“Escalating headwinds on both the domestic and global fronts pose greater downside risks to the performance of banks this year, even though we believe that Malaysian banks – with their strong fundamentals and prudent risk management – will be able to weather the storm,” observes Wong Yin Ching, RAM Ratings’ Co-Head of Financial Institution Ratings. While we have maintained a stable outlook on the Malaysian banking sector for 2020, we highlight that banks face heightened uncertainties and challenges in the still evolving economic landscape. Key expectations for the sector are outlined in RAM’s Banking Insight. These include:
- Loan expansion to moderate to 1.0%-2.0% (2019: +3.9%), with a downward bias
- Asset quality indicators to weaken with gross impaired loan (GIL) and credit cost ratios rising to 1.70%-1.90% (end-January 2020: 1.56%) and 50 bps (2019: 30 bps), respectively, even after considering banks’ relief measures
- Capital buffers to remain sturdy
- Funding and liquidity to stay healthy
- Softer profitability amid slower credit growth, compressed net interest margin (NIM) and heftier credit losses
The decade has gotten off to a rocky start with the outbreak of COVID-19 and political uncertainties. The far-reaching implications of the pandemic are anticipated to compound the effects of the US-China trade dispute, which had already slowed down the global economy in 2019. “We expect banks to closely monitor their credit exposures amid the present challenging scenario and envisage a pick-up in rescheduling and restructuring (R&R) activities,” highlights Sophia Lee, Co-Head of Financial Institution Ratings.
Although the immediate impact of COVID-19 will be felt in the airline and tourismrelated industries, retail trade, restaurants and hotel segments as well as in certain manufacturing sub-segments, spillover effects will be broad-based across economic sectors. Malaysian banks are extending temporary financial relief to affected borrowers, which include the R&R of credit facilities as well as a moratorium on loan repayments of up to six months. Although banks do not need to set aside provisions for loans that come under the relief measures now, impairment charges may be pushed out to 2021 if borrowers’ weaknesses stretch beyond short-term cashflow issues.
In light of current events that saw the collapse of oil prices, fresh risks may emanate from the oil and gas sector as the steep drop in oil prices threatens to derail recovery charted by the industry in the last two years. Although the situation is still fluid, persistently weak prices will constrict activity and again lead to repayment difficulties, as witnessed several years ago.
During this tumultuous period, RAM estimates that the banking system’s GIL ratio may worsen to 1.70%-1.90% in 2020 (end-January 2020: 1.56%) after taking banks’ forbearance measures into consideration – this is equivalent to a 15%-30% increase (or about RM3 bil-7 bil) in absolute GILs. “As events are still unfolding, our best estimate of credit cost ratio stands at 50 bps, which is still manageable in our view,” said Wong. Even in a hypothetical stress scenario that assumes a doubling of impaired loans to RM54 bil (resultant GIL ratio of around 3%), banks’ earnings would weaken significantly but pre-provision profits should sufficiently absorb credit losses without affecting capital buffers. The banking system’s common equity tier-1 capital ratio stood at a robust 14.3% at the end of 2019.
Apart from pressures on asset quality, RAM notes that Malaysian banks’ loan growth has been dwindling even before the onset of challenges brought on by COVID-19. Against the backdrop of weak business and consumer sentiments, the banking system’s loan growth clocked in at a multi-year low of 3.9% in 2019, as did aggregate credit expansion (+4.7%), which includes corporate bond issuances. Malaysia’s weaker loan growth in 2019 largely mirrored the performance of most of its regional peers amid a softer global economy.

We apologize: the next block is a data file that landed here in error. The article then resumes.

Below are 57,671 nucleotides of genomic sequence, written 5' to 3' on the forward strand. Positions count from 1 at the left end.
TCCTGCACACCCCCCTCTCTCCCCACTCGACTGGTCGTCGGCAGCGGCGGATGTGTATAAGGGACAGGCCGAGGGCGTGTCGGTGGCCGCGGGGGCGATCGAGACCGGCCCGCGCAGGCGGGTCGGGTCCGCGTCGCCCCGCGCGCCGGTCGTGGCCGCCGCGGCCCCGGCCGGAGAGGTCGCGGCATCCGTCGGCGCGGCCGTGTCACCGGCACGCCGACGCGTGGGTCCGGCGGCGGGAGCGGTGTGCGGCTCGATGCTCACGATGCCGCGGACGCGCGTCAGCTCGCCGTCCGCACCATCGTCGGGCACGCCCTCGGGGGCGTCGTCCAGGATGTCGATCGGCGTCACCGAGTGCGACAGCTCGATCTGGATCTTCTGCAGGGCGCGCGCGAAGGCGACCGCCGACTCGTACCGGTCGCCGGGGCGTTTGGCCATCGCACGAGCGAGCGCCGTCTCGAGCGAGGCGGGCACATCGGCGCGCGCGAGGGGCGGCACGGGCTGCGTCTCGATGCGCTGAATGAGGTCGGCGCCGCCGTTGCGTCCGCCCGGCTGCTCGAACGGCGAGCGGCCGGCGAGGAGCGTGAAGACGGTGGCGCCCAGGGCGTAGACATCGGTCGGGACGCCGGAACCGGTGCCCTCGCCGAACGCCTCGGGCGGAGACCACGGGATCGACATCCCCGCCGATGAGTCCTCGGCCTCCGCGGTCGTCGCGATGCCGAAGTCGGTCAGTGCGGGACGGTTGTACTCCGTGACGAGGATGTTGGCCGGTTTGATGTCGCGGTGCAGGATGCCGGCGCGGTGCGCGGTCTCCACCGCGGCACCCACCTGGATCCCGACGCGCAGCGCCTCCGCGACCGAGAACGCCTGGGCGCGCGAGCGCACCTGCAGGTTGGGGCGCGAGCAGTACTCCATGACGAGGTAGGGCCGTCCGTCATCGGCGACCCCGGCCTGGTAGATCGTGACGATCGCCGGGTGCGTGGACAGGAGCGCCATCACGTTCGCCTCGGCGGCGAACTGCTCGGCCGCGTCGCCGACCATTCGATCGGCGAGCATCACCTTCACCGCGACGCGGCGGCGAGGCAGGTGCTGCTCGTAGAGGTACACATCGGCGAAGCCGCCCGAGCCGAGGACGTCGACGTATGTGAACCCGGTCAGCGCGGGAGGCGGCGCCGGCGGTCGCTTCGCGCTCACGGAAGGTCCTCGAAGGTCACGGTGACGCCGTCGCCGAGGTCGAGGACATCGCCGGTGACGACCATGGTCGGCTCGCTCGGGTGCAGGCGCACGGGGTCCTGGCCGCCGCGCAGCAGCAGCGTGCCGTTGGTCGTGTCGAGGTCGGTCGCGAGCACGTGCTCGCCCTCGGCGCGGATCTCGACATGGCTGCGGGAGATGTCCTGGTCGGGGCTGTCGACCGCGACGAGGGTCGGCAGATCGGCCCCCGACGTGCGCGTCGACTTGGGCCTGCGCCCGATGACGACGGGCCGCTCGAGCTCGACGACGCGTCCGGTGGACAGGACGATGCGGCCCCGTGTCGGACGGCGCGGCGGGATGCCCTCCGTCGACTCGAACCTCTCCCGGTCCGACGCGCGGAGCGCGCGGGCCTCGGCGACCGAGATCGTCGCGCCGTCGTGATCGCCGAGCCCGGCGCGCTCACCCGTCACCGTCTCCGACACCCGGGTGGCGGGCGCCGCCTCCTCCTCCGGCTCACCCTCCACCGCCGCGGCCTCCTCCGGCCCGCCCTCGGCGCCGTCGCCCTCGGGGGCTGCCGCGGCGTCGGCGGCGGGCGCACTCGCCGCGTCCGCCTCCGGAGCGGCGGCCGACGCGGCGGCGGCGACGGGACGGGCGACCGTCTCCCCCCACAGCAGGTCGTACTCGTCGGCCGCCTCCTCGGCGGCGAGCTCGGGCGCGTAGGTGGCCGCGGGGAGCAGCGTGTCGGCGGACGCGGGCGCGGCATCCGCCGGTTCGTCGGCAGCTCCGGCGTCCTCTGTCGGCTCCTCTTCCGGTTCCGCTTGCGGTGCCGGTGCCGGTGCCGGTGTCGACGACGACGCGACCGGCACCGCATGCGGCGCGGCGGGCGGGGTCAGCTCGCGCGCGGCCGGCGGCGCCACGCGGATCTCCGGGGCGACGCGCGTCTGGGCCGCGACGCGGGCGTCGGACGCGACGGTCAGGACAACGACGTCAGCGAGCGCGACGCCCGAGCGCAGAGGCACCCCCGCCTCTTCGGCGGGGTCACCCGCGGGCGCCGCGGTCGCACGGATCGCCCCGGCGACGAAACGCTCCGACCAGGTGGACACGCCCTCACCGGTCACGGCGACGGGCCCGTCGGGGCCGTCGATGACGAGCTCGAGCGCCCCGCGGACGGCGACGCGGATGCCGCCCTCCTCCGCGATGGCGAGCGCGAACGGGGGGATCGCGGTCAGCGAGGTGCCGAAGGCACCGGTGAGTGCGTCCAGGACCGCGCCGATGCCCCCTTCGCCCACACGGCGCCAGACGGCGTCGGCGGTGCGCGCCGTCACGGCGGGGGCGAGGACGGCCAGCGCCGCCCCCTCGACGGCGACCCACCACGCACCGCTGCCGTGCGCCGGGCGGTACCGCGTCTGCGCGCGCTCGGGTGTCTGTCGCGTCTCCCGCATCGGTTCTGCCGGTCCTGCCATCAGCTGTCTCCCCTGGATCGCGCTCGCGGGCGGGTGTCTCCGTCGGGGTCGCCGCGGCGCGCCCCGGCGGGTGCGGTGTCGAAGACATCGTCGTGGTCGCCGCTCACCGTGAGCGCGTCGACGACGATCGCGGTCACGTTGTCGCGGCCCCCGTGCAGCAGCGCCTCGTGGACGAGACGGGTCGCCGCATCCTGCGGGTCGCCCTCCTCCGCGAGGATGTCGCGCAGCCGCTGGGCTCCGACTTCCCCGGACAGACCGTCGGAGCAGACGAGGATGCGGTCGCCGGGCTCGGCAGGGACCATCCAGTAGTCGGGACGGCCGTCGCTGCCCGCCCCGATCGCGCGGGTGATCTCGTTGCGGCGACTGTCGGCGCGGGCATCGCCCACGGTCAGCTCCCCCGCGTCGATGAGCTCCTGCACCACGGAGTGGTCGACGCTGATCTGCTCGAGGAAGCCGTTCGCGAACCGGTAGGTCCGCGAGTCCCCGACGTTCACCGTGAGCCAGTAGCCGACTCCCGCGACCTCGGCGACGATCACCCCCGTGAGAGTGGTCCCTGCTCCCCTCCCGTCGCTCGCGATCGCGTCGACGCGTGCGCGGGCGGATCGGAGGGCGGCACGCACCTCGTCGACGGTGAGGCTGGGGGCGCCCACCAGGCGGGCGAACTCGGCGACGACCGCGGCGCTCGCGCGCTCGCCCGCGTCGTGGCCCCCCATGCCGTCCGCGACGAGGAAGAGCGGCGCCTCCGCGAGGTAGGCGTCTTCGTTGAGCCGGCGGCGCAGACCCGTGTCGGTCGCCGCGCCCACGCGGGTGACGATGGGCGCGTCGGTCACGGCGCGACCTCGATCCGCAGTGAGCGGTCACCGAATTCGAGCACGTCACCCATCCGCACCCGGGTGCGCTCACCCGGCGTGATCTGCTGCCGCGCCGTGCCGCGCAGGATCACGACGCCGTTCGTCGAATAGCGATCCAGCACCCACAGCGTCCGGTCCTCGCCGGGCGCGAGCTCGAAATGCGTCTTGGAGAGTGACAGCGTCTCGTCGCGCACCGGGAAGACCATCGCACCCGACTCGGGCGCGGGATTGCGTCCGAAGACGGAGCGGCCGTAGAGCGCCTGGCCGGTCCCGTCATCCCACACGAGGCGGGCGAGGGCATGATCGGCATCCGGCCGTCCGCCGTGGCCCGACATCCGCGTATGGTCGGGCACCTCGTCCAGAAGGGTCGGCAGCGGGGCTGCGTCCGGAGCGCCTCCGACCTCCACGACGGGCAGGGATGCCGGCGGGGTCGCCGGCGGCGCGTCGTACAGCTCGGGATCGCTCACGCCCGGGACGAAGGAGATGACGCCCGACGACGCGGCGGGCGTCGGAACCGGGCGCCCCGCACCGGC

“For now, we have pencilled in a loan growth of 1.0%-2.0% for 2020 (2019: +3.9%) but we highlight downside risks to our forecast given the evolving nature of the current environment,” highlights Lee. The rapid spread of COVID-19 domestically and globally in recent weeks is anticipated to significantly weaken domestic demand and result in a more pronounced contraction in trade activities. Domestic political uncertainties also add to the plethora of downside risks in this regard, although overshadowed by the global health crisis at this juncture. In the event economic conditions worsen drastically, we foresee that it could be challenging for the banking system to achieve even a 1.0% loan growth this year.
Liquidity is anticipated to stay healthy in 2020. Although the banking system’s liquidity coverage ratio came within a higher range of 140%-160% last year (2018: 130%-150%), Bank Negara Malaysia (BNM) had lowered the statutory reserve requirement (SRR) in November 2019 and more recently, in March 2020 (-150 bps cumulatively). The SRR currently stands at 2.0% – if the need to shore up the financial system’s liquidity arises, the regulator would still have room to reduce the SRR (1.0% was the historical low between March 2009 and March 2011). We point out that Malaysian banks have limited dependence on offshore wholesale funding (less than 10% of the total banking system’s funding liabilities), which lowers their susceptibility to any tightening in global liquidity conditions.
Looking ahead, topline pressure and potentially heavier impairment charges amid the current environment could dent banks’ earnings this year (the eight banking groups’ pre-tax ROA came in at 1.4% in 2019). BNM has slashed the overnight policy rate twice in 1Q 2020 to mitigate downside risks to Malaysia’s economic growth, which will undoubtedly crimp NIMs further. RAM’s Banking Insight: Weathering the Storm is available for download at www.ram.com.my.
Copyright Press Releases 2020